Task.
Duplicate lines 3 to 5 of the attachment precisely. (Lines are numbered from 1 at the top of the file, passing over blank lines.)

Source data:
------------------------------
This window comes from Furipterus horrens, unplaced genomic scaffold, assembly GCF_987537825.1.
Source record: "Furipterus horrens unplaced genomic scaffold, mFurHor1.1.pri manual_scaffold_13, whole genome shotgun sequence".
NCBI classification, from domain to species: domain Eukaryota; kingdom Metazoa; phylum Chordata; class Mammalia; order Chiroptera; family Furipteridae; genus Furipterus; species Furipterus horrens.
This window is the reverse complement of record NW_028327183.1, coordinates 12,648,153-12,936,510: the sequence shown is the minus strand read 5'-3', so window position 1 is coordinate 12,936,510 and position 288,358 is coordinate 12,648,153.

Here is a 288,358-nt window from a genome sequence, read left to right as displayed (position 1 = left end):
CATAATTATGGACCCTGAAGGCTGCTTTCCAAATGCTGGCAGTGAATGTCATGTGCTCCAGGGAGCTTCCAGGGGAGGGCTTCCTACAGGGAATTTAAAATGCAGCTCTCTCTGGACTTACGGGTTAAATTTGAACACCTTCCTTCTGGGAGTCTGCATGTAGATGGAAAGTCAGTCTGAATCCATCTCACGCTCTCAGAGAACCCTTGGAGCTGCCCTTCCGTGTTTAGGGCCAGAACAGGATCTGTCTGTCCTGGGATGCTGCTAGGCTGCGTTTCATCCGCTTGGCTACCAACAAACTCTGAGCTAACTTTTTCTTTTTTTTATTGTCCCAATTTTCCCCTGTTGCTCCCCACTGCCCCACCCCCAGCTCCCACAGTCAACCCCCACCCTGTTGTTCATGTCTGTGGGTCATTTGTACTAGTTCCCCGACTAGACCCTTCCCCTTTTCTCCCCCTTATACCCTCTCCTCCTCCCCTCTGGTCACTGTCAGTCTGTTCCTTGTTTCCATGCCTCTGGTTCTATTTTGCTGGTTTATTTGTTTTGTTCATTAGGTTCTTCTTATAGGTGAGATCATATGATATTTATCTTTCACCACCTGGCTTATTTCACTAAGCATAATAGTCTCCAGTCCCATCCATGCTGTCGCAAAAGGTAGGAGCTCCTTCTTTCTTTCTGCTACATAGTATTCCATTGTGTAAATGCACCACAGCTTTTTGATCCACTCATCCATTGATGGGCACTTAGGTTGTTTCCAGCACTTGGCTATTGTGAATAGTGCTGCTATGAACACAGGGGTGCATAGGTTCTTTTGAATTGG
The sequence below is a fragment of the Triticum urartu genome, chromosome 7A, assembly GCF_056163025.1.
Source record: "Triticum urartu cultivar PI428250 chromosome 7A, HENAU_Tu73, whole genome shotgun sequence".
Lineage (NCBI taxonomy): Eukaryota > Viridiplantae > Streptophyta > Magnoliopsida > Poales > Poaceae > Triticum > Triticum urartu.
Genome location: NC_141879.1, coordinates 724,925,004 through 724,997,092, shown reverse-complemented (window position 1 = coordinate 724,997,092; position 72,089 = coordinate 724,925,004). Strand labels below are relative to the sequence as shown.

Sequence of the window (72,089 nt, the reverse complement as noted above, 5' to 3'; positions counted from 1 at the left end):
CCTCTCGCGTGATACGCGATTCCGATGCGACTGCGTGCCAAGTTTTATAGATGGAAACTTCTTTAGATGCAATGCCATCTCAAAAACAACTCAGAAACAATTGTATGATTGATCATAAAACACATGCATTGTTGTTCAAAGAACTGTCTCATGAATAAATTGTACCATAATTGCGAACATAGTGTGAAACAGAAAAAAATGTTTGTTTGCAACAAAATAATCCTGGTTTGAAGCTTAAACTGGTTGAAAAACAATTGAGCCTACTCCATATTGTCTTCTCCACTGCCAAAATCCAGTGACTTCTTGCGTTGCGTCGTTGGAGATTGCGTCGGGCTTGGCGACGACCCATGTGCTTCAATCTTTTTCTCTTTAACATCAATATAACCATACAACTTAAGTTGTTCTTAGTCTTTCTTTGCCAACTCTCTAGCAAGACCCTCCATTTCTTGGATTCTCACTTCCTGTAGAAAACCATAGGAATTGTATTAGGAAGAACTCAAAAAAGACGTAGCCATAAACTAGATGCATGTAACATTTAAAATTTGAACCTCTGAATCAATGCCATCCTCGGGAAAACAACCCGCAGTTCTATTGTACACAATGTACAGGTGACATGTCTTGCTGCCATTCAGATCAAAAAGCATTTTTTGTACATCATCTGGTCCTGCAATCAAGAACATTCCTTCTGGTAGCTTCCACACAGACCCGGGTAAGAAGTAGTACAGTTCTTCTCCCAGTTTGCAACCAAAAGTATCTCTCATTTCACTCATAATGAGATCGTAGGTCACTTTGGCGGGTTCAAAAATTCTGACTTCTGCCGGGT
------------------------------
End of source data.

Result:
NCBI classification, from domain to species: domain Eukaryota; kingdom Metazoa; phylum Chordata; class Mammalia; order Chiroptera; family Furipteridae; genus Furipterus; species Furipterus horrens.
This window is the reverse complement of record NW_028327183.1, coordinates 12,648,153-12,936,510: the sequence shown is the minus strand read 5'-3', so window position 1 is coordinate 12,936,510 and position 288,358 is coordinate 12,648,153.

Here is a 288,358-nt window from a genome sequence, read left to right as displayed (position 1 = left end):